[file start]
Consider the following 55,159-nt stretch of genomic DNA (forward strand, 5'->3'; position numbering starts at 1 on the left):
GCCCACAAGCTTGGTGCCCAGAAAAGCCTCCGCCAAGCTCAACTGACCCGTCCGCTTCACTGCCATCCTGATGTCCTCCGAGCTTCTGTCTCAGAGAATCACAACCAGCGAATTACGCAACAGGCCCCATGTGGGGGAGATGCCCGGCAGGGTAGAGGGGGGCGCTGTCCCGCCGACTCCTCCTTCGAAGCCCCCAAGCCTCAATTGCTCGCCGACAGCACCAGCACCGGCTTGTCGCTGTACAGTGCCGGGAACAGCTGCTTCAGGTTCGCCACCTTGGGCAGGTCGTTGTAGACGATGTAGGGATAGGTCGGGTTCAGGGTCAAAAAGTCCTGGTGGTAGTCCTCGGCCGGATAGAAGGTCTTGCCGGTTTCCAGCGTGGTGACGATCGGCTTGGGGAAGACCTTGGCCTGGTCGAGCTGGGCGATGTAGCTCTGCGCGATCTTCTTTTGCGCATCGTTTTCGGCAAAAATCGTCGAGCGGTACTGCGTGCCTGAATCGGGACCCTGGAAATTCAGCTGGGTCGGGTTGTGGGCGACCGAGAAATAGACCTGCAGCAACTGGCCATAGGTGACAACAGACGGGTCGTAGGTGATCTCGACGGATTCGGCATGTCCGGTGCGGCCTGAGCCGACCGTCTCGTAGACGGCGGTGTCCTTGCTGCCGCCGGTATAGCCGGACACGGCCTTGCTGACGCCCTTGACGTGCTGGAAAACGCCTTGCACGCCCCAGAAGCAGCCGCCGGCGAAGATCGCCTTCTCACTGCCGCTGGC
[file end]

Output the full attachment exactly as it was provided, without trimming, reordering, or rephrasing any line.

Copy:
Consider the following 55,159-nt stretch of genomic DNA (forward strand, 5'->3'; position numbering starts at 1 on the left):
GCCCACAAGCTTGGTGCCCAGAAAAGCCTCCGCCAAGCTCAACTGACCCGTCCGCTTCACTGCCATCCTGATGTCCTCCGAGCTTCTGTCTCAGAGAATCACAACCAGCGAATTACGCAACAGGCCCCATGTGGGGGAGATGCCCGGCAGGGTAGAGGGGGGCGCTGTCCCGCCGACTCCTCCTTCGAAGCCCCCAAGCCTCAATTGCTCGCCGACAGCACCAGCACCGGCTTGTCGCTGTACAGTGCCGGGAACAGCTGCTTCAGGTTCGCCACCTTGGGCAGGTCGTTGTAGACGATGTAGGGATAGGTCGGGTTCAGGGTCAAAAAGTCCTGGTGGTAGTCCTCGGCCGGATAGAAGGTCTTGCCGGTTTCCAGCGTGGTGACGATCGGCTTGGGGAAGACCTTGGCCTGGTCGAGCTGGGCGATGTAGCTCTGCGCGATCTTCTTTTGCGCATCGTTTTCGGCAAAAATCGTCGAGCGGTACTGCGTGCCTGAATCGGGACCCTGGAAATTCAGCTGGGTCGGGTTGTGGGCGACCGAGAAATAGACCTGCAGCAACTGGCCATAGGTGACAACAGACGGGTCGTAGGTGATCTCGACGGATTCGGCATGTCCGGTGCGGCCTGAGCCGACCGTCTCGTAGACGGCGGTGTCCTTGCTGCCGCCGGTATAGCCGGACACGGCCTTGCTGACGCCCTTGACGTGCTGGAAAACGCCTTGCACGCCCCAGAAGCAGCCGCCGGCGAAGATCGCCTTCTCACTGCCGCTGGC